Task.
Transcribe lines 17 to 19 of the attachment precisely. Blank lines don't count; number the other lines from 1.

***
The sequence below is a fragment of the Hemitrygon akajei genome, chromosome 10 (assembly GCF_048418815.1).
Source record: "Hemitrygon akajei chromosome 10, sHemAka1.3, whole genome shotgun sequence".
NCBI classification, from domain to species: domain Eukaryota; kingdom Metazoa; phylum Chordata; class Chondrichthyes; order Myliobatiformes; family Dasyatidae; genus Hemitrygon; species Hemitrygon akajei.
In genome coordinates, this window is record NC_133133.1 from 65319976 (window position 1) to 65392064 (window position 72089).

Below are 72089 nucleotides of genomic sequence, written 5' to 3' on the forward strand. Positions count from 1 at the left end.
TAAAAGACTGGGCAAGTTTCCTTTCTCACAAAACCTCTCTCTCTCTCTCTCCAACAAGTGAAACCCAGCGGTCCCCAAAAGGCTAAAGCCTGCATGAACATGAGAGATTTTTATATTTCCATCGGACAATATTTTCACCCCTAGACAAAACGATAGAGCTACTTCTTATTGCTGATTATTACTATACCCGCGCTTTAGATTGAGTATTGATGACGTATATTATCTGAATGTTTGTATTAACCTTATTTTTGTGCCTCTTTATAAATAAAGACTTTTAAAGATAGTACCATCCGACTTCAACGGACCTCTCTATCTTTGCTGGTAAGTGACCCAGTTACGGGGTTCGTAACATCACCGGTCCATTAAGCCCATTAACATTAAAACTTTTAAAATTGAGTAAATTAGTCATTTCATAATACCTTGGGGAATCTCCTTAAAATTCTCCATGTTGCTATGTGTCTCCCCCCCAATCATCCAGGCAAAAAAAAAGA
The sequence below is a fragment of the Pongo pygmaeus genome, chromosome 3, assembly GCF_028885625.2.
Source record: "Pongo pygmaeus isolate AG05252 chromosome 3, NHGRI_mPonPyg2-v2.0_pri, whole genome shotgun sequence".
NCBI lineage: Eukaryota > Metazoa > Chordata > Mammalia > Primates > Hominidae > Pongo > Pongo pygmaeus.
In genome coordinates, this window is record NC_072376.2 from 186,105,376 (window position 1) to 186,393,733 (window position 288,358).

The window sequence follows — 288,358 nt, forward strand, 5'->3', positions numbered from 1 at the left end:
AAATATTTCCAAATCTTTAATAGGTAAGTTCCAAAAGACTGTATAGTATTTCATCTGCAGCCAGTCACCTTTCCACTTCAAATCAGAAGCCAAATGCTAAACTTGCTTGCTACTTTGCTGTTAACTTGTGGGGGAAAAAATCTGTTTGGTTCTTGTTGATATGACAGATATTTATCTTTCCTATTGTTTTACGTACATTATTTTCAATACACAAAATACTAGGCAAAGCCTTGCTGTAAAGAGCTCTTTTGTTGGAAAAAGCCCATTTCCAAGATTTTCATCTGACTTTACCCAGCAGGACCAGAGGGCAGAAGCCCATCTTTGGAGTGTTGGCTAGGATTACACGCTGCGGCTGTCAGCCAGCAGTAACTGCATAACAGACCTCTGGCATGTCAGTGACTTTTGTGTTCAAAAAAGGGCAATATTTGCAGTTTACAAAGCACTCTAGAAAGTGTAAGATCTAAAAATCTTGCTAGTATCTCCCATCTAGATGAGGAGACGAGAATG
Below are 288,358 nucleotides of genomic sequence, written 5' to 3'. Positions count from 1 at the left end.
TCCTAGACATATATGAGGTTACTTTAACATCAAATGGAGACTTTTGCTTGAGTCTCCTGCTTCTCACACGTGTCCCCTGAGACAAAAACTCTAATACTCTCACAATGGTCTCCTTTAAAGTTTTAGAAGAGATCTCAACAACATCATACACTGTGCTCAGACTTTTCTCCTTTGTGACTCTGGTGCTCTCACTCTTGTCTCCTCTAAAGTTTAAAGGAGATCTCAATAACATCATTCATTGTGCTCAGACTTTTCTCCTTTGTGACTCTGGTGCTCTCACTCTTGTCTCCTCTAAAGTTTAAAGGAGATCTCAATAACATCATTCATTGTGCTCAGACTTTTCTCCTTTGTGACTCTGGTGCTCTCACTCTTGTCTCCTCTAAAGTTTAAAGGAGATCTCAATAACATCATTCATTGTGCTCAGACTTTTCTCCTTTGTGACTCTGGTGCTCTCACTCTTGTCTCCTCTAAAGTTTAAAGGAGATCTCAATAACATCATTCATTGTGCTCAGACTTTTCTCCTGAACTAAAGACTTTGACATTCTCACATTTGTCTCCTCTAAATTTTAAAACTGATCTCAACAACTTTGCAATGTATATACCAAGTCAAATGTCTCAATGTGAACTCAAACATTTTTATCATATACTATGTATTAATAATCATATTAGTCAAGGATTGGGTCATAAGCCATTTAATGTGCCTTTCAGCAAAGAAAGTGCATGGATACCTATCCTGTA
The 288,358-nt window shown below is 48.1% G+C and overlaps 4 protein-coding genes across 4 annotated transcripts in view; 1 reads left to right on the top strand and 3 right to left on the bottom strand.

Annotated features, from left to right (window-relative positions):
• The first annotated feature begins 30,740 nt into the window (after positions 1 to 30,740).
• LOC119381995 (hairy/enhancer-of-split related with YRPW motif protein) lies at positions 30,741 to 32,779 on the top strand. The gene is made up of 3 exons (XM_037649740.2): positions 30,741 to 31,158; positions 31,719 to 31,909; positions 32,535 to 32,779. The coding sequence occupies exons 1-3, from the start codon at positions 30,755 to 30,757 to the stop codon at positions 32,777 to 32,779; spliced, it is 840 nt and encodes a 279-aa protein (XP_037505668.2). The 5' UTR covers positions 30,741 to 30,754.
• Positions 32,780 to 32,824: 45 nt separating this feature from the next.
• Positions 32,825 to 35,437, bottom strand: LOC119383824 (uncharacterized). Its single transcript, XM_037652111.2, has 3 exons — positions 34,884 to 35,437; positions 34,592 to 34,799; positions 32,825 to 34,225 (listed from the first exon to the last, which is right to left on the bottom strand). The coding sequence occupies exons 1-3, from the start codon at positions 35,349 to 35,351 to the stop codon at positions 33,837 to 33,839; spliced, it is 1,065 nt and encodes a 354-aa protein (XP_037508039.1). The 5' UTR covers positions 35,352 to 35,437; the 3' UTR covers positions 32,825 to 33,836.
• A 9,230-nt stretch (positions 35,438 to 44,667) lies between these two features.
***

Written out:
• The first annotated feature begins 30,740 nt into the window (after positions 1 to 30,740).
• LOC119381995 (hairy/enhancer-of-split related with YRPW motif protein) lies at positions 30,741 to 32,779 on the top strand. The gene is made up of 3 exons (XM_037649740.2): positions 30,741 to 31,158; positions 31,719 to 31,909; positions 32,535 to 32,779. The coding sequence occupies exons 1-3, from the start codon at positions 30,755 to 30,757 to the stop codon at positions 32,777 to 32,779; spliced, it is 840 nt and encodes a 279-aa protein (XP_037505668.2). The 5' UTR covers positions 30,741 to 30,754.
• Positions 32,780 to 32,824: 45 nt separating this feature from the next.